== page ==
Inferior But Marketable; It's Better Manually; Insidious Black Magic; It's Been Malfunctioning; Incontinent Bowel Movement; and a near-infinite number of even less complimentary expansions, including 'International Business Machines'.
These abbreviations illustrate the considerable antipathy most hackers have long felt toward the 'industry leader' (see fear and loathing).
What galls hackers about most IBM machines above the PC level isn't so much that they are underpowered and overpriced (though that does count against them), but that the designs are incredibly archaic, crufty, and elephantine ... and you can't *fix* them -- source code is locked up tight, and programming tools are expensive, hard to find, and bletcherous to use once you've found them. With the release of the UNIX-based RIOS family this may have begun to change -- but then, we thought that when the PC-RT came out, too.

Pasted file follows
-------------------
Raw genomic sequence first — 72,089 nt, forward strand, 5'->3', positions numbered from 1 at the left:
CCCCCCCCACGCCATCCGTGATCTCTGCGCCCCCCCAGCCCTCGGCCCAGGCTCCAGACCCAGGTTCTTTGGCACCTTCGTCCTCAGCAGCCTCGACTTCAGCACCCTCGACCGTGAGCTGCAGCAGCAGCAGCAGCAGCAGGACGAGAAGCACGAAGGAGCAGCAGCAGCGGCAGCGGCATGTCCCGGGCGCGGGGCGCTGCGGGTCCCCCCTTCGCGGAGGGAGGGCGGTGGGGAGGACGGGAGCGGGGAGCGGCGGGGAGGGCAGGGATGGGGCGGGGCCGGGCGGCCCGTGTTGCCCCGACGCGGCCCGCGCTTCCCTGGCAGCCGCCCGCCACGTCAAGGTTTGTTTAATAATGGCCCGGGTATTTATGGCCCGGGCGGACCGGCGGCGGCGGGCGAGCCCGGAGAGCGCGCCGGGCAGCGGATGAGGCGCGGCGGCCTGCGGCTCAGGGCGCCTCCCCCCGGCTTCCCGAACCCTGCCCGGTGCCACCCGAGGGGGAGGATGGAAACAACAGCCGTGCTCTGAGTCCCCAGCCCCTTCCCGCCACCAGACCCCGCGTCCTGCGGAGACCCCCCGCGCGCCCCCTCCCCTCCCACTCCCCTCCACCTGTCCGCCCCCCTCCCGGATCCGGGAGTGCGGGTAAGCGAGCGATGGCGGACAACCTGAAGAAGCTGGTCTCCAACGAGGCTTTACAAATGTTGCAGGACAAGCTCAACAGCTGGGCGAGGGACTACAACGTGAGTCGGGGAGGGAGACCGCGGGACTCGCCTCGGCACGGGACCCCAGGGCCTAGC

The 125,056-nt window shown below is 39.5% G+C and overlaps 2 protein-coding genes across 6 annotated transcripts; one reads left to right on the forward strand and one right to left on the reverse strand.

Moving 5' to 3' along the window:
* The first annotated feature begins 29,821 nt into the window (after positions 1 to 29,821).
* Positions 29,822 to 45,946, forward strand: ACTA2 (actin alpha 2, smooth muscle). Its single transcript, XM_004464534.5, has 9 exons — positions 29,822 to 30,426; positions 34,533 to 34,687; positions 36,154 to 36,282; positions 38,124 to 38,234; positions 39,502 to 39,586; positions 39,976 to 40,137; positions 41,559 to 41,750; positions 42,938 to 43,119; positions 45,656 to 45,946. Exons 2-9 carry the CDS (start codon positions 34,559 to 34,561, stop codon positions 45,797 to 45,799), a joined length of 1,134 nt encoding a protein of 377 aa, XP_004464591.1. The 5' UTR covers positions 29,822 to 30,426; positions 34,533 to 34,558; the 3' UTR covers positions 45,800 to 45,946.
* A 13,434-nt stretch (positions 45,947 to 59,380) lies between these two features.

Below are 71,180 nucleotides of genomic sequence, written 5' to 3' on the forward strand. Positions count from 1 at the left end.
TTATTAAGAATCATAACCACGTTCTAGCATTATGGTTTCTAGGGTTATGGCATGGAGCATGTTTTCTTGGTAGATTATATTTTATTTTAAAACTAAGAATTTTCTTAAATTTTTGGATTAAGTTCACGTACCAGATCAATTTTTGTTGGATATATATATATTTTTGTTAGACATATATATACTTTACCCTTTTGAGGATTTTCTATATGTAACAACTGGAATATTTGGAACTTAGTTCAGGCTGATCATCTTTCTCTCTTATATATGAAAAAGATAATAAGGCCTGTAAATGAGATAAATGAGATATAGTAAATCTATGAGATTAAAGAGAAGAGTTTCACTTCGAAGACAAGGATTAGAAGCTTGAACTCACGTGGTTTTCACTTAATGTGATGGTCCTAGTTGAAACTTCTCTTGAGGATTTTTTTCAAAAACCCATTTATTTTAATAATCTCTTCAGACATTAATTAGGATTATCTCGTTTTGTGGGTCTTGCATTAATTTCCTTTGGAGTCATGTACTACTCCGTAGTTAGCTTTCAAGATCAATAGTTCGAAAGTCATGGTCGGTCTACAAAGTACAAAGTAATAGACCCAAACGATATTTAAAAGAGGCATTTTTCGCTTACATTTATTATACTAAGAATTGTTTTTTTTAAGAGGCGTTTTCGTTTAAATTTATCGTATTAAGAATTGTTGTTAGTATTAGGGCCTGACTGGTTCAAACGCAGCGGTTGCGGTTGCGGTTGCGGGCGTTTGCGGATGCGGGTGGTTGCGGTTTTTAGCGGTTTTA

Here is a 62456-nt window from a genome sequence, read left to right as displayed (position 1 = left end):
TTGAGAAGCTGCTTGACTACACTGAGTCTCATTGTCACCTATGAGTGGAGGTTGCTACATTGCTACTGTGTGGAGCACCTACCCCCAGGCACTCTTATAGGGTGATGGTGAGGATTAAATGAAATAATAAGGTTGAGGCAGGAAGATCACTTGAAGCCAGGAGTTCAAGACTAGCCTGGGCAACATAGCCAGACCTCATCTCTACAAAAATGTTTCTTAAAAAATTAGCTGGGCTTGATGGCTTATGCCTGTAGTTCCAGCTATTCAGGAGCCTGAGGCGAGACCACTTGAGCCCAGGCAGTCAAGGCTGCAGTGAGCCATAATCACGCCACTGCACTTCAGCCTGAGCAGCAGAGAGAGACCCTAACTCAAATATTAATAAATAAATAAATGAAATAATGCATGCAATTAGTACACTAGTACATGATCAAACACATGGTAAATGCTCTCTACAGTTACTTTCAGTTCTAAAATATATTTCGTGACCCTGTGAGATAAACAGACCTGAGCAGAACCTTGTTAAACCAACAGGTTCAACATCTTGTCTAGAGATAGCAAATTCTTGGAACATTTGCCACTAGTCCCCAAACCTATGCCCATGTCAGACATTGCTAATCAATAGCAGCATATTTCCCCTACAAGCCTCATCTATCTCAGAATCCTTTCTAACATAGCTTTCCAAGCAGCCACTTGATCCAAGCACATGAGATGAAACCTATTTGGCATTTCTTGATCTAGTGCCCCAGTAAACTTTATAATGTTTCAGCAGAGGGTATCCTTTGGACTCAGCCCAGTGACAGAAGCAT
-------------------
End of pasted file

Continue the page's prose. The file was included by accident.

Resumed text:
In the spirit of universal peace and brotherhood, this lexicon now includes a number of entries attributed to 'IBM'; these derive from some rampantly unofficial jargon lists circulated within IBM's own beleaguered hacker underground.